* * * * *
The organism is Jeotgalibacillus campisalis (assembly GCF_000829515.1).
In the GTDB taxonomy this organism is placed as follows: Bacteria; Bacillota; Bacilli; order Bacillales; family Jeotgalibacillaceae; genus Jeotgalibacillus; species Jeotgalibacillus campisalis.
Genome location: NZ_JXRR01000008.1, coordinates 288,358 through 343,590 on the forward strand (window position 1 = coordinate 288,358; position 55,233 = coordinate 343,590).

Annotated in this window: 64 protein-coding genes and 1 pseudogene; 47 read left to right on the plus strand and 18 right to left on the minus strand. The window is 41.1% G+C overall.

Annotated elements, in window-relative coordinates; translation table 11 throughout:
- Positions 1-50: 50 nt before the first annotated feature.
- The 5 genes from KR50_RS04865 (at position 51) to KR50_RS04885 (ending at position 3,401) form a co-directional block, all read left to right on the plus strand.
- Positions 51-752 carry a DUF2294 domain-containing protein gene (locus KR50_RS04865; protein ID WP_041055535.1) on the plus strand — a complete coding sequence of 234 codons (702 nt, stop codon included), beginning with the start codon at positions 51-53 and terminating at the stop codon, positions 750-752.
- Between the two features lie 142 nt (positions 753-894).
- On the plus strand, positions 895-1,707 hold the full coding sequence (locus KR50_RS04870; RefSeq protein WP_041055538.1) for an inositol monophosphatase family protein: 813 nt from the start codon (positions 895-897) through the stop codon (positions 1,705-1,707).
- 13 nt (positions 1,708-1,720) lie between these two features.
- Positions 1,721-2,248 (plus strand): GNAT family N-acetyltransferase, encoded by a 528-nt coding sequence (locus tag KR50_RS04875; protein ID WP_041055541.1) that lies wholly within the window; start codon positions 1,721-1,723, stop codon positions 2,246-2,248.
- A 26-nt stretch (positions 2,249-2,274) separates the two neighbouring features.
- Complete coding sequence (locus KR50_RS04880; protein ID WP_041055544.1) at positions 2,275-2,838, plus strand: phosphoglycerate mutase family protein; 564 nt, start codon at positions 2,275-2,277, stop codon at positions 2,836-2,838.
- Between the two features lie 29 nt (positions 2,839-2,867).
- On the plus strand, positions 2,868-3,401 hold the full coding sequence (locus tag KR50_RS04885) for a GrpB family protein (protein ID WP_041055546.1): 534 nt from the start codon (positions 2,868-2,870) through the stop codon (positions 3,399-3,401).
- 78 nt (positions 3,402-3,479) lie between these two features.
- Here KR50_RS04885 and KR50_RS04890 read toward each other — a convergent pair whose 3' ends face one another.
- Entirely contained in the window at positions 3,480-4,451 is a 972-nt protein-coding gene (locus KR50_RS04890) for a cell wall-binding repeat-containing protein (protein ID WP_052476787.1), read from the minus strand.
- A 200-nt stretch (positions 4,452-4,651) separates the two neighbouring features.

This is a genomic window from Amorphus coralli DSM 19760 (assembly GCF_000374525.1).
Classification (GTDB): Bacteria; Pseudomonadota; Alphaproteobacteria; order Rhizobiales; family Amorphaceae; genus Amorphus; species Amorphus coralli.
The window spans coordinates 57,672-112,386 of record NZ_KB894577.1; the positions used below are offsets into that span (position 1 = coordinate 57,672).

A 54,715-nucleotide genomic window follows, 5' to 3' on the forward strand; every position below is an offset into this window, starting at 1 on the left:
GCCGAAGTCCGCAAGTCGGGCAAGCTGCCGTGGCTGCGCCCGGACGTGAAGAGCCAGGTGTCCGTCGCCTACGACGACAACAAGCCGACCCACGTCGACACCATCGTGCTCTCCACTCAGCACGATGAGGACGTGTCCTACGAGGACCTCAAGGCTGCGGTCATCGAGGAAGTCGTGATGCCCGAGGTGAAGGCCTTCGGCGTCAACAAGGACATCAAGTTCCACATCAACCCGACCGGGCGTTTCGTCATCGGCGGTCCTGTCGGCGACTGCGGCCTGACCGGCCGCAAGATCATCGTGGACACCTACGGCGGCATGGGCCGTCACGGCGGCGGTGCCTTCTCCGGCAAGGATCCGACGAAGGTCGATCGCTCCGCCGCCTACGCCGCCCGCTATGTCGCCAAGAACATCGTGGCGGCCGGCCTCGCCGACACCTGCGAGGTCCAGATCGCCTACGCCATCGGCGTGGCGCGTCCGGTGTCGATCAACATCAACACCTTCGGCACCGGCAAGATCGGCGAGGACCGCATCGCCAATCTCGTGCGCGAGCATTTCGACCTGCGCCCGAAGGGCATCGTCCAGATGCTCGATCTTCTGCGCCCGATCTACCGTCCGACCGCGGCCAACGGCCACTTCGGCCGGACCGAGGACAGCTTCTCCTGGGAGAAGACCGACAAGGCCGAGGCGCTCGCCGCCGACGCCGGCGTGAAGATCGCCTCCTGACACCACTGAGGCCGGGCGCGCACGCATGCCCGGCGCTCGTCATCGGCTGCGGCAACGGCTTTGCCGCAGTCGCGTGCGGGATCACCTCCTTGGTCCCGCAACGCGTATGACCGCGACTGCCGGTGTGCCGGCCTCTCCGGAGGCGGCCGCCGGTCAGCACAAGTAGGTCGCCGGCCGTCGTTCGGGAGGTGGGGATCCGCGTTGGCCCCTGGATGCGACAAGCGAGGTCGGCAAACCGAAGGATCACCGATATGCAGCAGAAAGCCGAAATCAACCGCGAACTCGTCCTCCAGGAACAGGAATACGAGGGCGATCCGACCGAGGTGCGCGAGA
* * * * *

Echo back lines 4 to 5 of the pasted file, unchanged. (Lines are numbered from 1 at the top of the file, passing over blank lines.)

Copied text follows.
Annotated in this window: 64 protein-coding genes and 1 pseudogene; 47 read left to right on the plus strand and 18 right to left on the minus strand. The window is 41.1% G+C overall.

Annotated elements, in window-relative coordinates; translation table 11 throughout: